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Aloha Petroleum sues insurer over lack of coverage against climate change lawsuits

FILE - A motorist fills up the tank on a sedan, July 22, 2022, in Saratoga, Wyo. The average U.S. price of regular-grade gasoline plunged 32 cents over the past two weeks to $4.54 per gallon. Industry analyst Trilby Lundberg of the Lundberg Survey says Sunday, July 24, 2022 that the continued decline comes as crude oil costs also fall. (AP Photo/David Zalubowski, file)
David Zalubowski/AP
FILE - A motorist fills up the tank on a sedan, July 22, 2022, in Saratoga, Wyo. (AP Photo/David Zalubowski, file)

Aloha Petroleum filed a complaint against National Union Fire Insurance Company of Pittsburgh in U.S. District Court this week, alleging breach of contract.

The suit claims that National Union did not defend or indemnify Aloha Petroleum against two climate change lawsuits brought on by Honolulu and Maui counties in state court.

Aloha Petroleum says it was covered by National Union on four different policies during the 1980s. One such policy said the insurer would have the right and duty to defend any suit against Aloha Petroleum on account of bodily injury or property damage.

The gasoline company and other defendants face two separate climate change lawsuits — one from the City and County of Honolulu and the Honolulu Board of Water Supply filed in First Circuit Court, and a separate lawsuit from Maui County filed in Second Circuit Court.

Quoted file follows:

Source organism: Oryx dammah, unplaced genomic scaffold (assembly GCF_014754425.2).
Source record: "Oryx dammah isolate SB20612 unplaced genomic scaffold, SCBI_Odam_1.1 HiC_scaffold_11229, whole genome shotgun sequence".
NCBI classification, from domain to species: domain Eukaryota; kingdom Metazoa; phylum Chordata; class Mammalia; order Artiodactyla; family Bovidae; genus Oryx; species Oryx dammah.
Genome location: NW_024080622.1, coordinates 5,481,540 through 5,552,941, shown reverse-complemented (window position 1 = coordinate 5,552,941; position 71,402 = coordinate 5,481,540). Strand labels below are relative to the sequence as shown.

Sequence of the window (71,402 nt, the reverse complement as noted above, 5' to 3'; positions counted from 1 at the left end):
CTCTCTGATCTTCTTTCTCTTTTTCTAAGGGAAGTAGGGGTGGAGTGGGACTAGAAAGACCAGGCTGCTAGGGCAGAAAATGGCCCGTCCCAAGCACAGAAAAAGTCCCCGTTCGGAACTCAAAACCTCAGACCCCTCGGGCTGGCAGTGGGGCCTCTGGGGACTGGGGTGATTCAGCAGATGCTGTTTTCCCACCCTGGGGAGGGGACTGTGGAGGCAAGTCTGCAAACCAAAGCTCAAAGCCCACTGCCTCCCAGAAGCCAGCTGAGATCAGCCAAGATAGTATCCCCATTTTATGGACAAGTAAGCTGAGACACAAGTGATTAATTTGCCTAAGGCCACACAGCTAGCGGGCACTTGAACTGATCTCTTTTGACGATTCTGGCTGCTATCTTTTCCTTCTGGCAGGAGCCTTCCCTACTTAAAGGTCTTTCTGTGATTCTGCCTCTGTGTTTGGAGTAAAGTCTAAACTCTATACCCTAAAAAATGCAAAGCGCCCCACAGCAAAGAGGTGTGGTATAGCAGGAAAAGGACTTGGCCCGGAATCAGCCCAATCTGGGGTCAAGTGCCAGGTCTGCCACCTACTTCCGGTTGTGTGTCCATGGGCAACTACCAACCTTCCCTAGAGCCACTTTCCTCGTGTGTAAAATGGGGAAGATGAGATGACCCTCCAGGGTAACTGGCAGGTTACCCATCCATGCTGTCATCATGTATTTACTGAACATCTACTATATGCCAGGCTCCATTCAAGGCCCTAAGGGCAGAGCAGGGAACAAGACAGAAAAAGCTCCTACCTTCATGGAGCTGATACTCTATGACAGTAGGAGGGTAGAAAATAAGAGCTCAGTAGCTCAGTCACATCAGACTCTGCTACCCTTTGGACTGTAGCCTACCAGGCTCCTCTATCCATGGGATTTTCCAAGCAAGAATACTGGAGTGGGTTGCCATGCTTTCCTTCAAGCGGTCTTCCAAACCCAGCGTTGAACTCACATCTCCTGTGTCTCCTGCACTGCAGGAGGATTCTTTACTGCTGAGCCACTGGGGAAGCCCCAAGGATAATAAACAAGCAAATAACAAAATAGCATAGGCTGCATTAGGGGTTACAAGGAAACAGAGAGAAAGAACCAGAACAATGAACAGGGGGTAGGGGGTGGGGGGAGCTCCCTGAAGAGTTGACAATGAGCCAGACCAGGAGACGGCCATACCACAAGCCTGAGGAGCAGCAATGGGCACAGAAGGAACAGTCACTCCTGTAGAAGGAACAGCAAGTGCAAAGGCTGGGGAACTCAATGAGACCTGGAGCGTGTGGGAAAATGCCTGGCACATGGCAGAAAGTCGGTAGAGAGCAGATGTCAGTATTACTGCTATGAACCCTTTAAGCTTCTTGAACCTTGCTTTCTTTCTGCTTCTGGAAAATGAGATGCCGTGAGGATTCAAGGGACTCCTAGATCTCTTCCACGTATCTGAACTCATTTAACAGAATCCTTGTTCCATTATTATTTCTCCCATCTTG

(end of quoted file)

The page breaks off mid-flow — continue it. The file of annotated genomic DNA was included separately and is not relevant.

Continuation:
The climate change lawsuits allege that fossil fuel products have contributed to global warming, and companies like Aloha Petroleum did not adequately warn the public of potential damaging effects. The lawsuit covers a period from 1965 to the present.

Aloha Petroleum says it has already spent $880,000 on legal defense and expects that number to rise.

Aloha Petroleum is asking the court that National Union defend the company in the climate change lawsuits, and pay fees and damages yet to be determined.

Jason Ubay is the managing editor at Hawaiʻi Public Radio. Send your story ideas to him at jubay@hawaiipublicradio.org.
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